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Brazilian Journal of Physics

Print version ISSN 0103-9733On-line version ISSN 1678-4448

Braz. J. Phys. vol.39 no.2 São Paulo June 2009 

Structural and dielectric properties of ZrO2 added (Na1/2Bi1/2)TiO3 ceramic



K. KumariI; K. PrasadI, *; K.L. YadavII; S. SenIII

IMaterials Research Laboratory, University Department of Physics, T. M. Bhagalpur University, Bhagalpur – 812007, India
IIDepartment of Physics, Indian Institute of Technology, Roorkee – 247667, India
IIIMaterials Science and Technology Division, National Metallurgical Laboratory Jamshedpur – 831007, India




Polycrystalline samples of ZrO2 added (Na1/2Bi1/2)TiO3 were prepared using high-temperature solid-state reaction method at 1050ºC and subsequent sintering at 1090ºC in air atmosphere. Rietveld analyses of XRD data indicated the formation of a single-phase hexagonal structure with R3c symmetry. Dielectric studies revealed the relaxor behaviour. The addition of ZrO2 to (Na1/2Bi1/2)TiO3 shifted phase transition temperature as well as depolarization temperature to higher side which is desirable for piezoelectric applications. The frequency dependence of the temperature of the permittivity maximum was modeled using Vogel-Fulcher relation. The dielectric relaxation in the system is found to be analogous to the magnetic relaxation in spin-glass system.

Keywords: Lead free compound; Perovskite; Dielectric properties; Relaxor.




Perovskite ABO3-type oxides exhibit interesting properties providing potential applications in piezoelectric transducers, pyroelectric detectors, electrostrictive actuators, MEMs, etc. The materials used for these applications are mainly lead bearing compounds e.g. PbTiO3, Pb(Zr,Ti)O3, Pb(Mg1/3Nb2/3)O3, etc. However, volatilization of toxic PbO during high-temperature sintering not only causes environmental pollution but also generate instability of composition and electrical properties of the products. Also, products containing Pb-based gadgets are not recyclable. Taking these aspects into consideration, search of eco-friendly lead-free compounds having either comparable or superior electrical properties for such applications are the main trends of research nowadays [1].

Sodium bismuth titanate, (Na1/2Bi1/2)TiO3 (NBT) is considered to be an excellent candidate as a key material of lead-free piezoelectric ceramic, which shows strong ferroelectric properties having a phase transition temperature at 320ºC with relaxor behaviour [2-6]. Further, the electronic structure of different components of (Na1/2Bi1/2)TiO3 and Pb(Zr,Ti)O3 are: Na(Z = 11) [(Ne)3s1]; Bi(Z = 83) [(Xe)6s24f145d106p3]; Ti(Z = 22)[(Ar)4s23d2]; O(Z = 8)[(He)2s22p4]; Pb(Z = 82)[(Xe)6s24f145d106p2] and Zr(Z = 40)[(Kr)5s24d2]. The covalency between unoccupied states of the A-site ion in the perovskite structure, such as Pb 6d-states and Bi 6d-states, and O p-states favoured ferroelectric ground states [7, 10]. Also Bi3+ ions are isoelectronic with Pb2+, both showing a lone pair effect, encouraged further studies of NBT as alternative to PZT ceramics. In addition, NBT exhibits an anomaly in its dielectric properties as a result of low temperature phase transition from the ferroelectric to the anti-ferroelectric phase at about 200ºC, which is termed as depolarization temperature Td. This Td is an important factor for NBT and NBT-based ceramics in view of their practical uses, because the piezoelectric response disappears above Td. It has been reported that the additives like MnCO3 [11], La2O3 [12, 13], CeO2 [13], Bi2O3Sc2O3 [14], LiTaO3 [15], NaNbO3 [16], etc. showed improvement in the electrical properties of NBT while the Td was greatly reduced. Recently, it has been observed that WO3 added NBT system showed relaxor behaviour and both Td (~300ºC at 1 kHz) as well as Tm ( = 438ºC at 1 kHz) shifted towards higher temperature side [1, 17]. In view of these, in the present work, structural, microstructural and dielectric studies of (1–x)NBT–xZrO2; (0 < x < 0.1) (abbreviated hereafter NBT–ZrO2) ceramics are reported.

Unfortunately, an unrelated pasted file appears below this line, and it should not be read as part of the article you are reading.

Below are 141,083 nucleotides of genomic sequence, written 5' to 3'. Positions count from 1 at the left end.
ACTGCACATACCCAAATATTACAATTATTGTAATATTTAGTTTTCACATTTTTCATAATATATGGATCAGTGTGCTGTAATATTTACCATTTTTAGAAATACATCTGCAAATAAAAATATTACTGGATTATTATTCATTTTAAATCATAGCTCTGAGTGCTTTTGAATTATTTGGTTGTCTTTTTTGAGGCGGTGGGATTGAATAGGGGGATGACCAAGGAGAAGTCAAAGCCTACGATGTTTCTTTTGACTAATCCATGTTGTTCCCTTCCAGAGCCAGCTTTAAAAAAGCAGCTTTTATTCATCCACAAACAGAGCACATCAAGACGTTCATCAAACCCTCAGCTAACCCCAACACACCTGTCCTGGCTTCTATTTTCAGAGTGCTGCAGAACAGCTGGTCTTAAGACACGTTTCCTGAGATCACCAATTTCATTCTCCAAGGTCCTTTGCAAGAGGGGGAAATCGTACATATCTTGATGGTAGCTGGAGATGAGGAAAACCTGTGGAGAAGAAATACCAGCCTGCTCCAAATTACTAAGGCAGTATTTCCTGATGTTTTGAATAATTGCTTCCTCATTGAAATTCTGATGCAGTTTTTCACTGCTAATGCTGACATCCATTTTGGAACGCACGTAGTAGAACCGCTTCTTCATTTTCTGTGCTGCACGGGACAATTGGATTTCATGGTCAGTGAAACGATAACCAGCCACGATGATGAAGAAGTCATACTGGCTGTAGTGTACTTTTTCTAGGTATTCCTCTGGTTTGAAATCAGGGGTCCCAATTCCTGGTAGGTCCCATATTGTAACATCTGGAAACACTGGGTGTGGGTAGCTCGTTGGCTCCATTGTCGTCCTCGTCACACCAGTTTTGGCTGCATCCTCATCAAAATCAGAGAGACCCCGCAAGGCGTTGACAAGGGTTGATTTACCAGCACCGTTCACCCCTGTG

A high temperature solid-state reaction method was used to prepare ZrO2 added (Na1/2Bi1/2)TiO3 ceramics using AR-grade (99.9%+ pure) chemicals Na2CO3, Bi2O3, TiO2 and ZrO2. The calcination temperature was kept at 1050ºC for 4h. Circular disc shaped pellets were made by applying uniaxial stress of 650 MPa. The pellets were then subsequently heated at 1090ºC for 3h in air atmosphere followed by furnace cooling. Completion of the reaction and the formation of the desired compound were checked by X-ray diffraction method. The weights of the samples were monitored before and after heat treatments. The maximum difference was about 1.12 mg for the total of 10 g for all the compounds. Therefore, the compositions of the samples were considered to be the same as the initial one. The XRD data were collected on calcined powder with a X-ray diffractometer (Rikagu miniflex, Japan) at room temperature, using CuKα radiation (λ = 0.15418 nm), over a wide range of Bragg angles (20º < 2θ < 80º) with a scanning speed of 2º min-1. Rietveld analyses [18] were carried on the samples to estimate the unit cell parameters, their crystal structure, profile matching, etc. The refinements were carried out using the program FULLPROF 2000 [19] under Windows XP together with WinPLOTR. The microstructure of the sintered NBT–ZrO2 samples were taken on the fractured surface using a computer controlled scanning electron microscope (JEOL-JSM840A). The temperature dependence of dielectric constant (ε), phase angle (θ) and loss tangent (tanδ) were measured at different frequencies using a computer-interfaced LCR Hi-Tester (HIOKI 3532-50), Japan on a symmetrical cell of type Ag|ceramic|Ag, where Ag is a conductive paint coated on both the flat faces of pellets.